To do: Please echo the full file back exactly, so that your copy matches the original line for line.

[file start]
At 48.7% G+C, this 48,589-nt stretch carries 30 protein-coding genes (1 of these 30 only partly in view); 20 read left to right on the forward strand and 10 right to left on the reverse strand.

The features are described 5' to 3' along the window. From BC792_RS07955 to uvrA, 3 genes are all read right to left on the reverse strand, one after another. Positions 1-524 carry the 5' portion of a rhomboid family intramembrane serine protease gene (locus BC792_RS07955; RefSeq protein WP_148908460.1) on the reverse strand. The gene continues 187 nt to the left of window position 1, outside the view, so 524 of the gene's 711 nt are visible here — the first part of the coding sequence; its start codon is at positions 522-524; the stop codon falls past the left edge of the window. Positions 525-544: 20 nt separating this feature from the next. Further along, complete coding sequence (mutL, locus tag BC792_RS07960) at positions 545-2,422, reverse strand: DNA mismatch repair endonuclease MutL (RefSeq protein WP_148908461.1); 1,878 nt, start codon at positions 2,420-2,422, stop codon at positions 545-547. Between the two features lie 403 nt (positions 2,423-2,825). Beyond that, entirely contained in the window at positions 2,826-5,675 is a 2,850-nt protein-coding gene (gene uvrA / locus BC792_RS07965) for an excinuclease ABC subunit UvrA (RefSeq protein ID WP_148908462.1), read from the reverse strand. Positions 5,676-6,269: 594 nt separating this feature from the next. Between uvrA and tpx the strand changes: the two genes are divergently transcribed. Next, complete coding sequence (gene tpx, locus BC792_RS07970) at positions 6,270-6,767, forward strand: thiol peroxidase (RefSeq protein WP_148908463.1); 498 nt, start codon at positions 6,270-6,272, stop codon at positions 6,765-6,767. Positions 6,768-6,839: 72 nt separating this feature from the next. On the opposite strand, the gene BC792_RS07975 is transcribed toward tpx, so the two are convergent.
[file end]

At 48.7% G+C, this 48,589-nt stretch carries 30 protein-coding genes (1 of these 30 only partly in view); 20 read left to right on the forward strand and 10 right to left on the reverse strand.

The features are described 5' to 3' along the window. From BC792_RS07955 to uvrA, 3 genes are all read right to left on the reverse strand, one after another. Positions 1-524 carry the 5' portion of a rhomboid family intramembrane serine protease gene (locus BC792_RS07955; RefSeq protein WP_148908460.1) on the reverse strand. The gene continues 187 nt to the left of window position 1, outside the view, so 524 of the gene's 711 nt are visible here — the first part of the coding sequence; its start codon is at positions 522-524; the stop codon falls past the left edge of the window. Positions 525-544: 20 nt separating this feature from the next. Further along, complete coding sequence (mutL, locus tag BC792_RS07960) at positions 545-2,422, reverse strand: DNA mismatch repair endonuclease MutL (RefSeq protein WP_148908461.1); 1,878 nt, start codon at positions 2,420-2,422, stop codon at positions 545-547. Between the two features lie 403 nt (positions 2,423-2,825). Beyond that, entirely contained in the window at positions 2,826-5,675 is a 2,850-nt protein-coding gene (gene uvrA / locus BC792_RS07965) for an excinuclease ABC subunit UvrA (RefSeq protein ID WP_148908462.1), read from the reverse strand. Positions 5,676-6,269: 594 nt separating this feature from the next. Between uvrA and tpx the strand changes: the two genes are divergently transcribed. Next, complete coding sequence (gene tpx, locus BC792_RS07970) at positions 6,270-6,767, forward strand: thiol peroxidase (RefSeq protein WP_148908463.1); 498 nt, start codon at positions 6,270-6,272, stop codon at positions 6,765-6,767. Positions 6,768-6,839: 72 nt separating this feature from the next. On the opposite strand, the gene BC792_RS07975 is transcribed toward tpx, so the two are convergent.